Since I put this setup code in the viewDidLoad method, I also need to remember to tell Core Location to stop updating should my view get unloaded. Thus, I placed the following line in my viewDidUnload method:

[locationManager stopUpdatingLocation];

It’s important to remember to tell Core Location to stop sending messages to the delegate before the delegate could be freed, which could cause Core Location to attempt to send messages to a freed/nil object (which would cause a crash).

And that’s all there is to it! Implementing Core Location is an easy thing to implement and can add an interesting new dimension to your iOS apps. Be sure to post in the comments if you found this interesting or have questions.

Reverse Geocoding

One final note. Now that we’ve successfully found the current lat/lng of our device, the next step is to do something interesting with it. Many times you’re looking to turn the coordinates into a street address.

Reverse geocoding is the process by which you find the closest street address given a latitude/longitude coordinate pair. To do this, you must use a reverse geocoder, which is a third-party service (though there is a built-in geocoder in iOS that uses Google). Be sure to check out the article on using SimpleGeo to reverse geocode a pair of lat/lng coordinates into a street address.

Update: Adding an NSTimer

A suggestion was made that we also start an NSTimer to ensure against the case where we never get a “good-enough” location, which would thus leave Core Location running indefinitely. Check out the follow-up post which shows how to implement an NSTimer to stop Core Location after a pre-set time interval.


Looking to add push notifications to your iOS app? Check out PushLayer, a service from the authors of iOSDevNotes.

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Written by rtwomey

October 26th, 2011 at 12:34 pm

8 Responses to 'Core Location in iOS: A Tutorial'

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  1. [...] I posted a tutorial on getting started with Core Location. Be sure to check it out if you haven’t [...]

  2. Good catch on locationManager:didUpdateToLocation:fromLocation getting cut off. Should be correct now.

    M

    5 Dec 11 at 3:33 pm

  3. Great tutorial for starters, informative, brief and right to the point.
    One detail I found is that the code snippet didUpdateToLocation right after the “Receiving Messages” title, seems to be incomplete, you explain later and one could assume the code but better if its complete. Looking forward to your other related tutorials. Thanks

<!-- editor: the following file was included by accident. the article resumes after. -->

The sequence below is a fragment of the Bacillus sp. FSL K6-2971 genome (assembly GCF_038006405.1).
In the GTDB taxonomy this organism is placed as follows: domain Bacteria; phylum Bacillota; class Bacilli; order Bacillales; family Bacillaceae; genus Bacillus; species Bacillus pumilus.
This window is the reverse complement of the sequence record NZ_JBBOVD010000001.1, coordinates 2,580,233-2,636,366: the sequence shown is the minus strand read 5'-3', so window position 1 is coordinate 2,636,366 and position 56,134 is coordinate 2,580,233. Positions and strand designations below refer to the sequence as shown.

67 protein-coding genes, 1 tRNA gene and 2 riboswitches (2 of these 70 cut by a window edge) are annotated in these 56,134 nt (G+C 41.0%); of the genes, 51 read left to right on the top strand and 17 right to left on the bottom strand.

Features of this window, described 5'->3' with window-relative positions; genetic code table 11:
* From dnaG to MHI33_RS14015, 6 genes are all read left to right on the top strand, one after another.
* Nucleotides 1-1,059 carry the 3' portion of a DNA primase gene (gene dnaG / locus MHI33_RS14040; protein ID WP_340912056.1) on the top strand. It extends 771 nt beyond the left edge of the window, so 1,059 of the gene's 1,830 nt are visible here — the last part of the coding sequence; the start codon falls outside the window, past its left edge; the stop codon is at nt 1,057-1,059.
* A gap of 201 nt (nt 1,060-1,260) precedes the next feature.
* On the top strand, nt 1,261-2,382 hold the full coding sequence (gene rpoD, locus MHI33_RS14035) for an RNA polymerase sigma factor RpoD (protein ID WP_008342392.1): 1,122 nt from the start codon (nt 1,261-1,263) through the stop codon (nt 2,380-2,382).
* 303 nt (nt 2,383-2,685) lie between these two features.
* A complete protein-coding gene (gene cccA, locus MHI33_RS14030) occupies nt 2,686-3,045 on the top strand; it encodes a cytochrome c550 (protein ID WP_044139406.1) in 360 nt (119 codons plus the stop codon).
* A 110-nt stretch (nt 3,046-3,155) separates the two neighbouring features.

Giovanni

    8 Dec 11 at 8:34 am

  4. Nice tutorial! I’ve also written about how to get longitude and latitude via corelocation service. See it here http://www.altinkonline.nl/tutorials/xcode/corelocation/find-longitude-and-latitude-by-corelocation-xcode/

    Herbert Altink

    12 Jan 12 at 5:43 pm

  5. [...] Core Location in iOS: A Tutorial In other cases, we may want to alert the user to a problem with getting a location. According to the Core Location docs, this might occur when the device is near a particularly strong magnetic field. In this example, we’re showing the user a problem but still retrying. You will need to determine for your own app whether you want to stop trying to get location updates at this point or to keep retrying. Requesting Updates [...]

  6. Were you trying to add anything original to the three references? It just seems like a summary of the three. The example code is quite similar.

    Abizern

    29 Jul 12 at 6:16 am

  7. Oops, sorry – I was trying to leave a comment here: http://blog.paxcel.net/blog/you-are-here-part-i/ which seems to have replicated your example

    Abizern

    29 Jul 12 at 6:17 am

  8. [...] CoreLocation and GPS:iOS CoreLocation Tutorial: http://www.iosdevnotes.com/2011/10/ios-corelocation-tutorial/Building Location-Based Applications for the iPhone [...]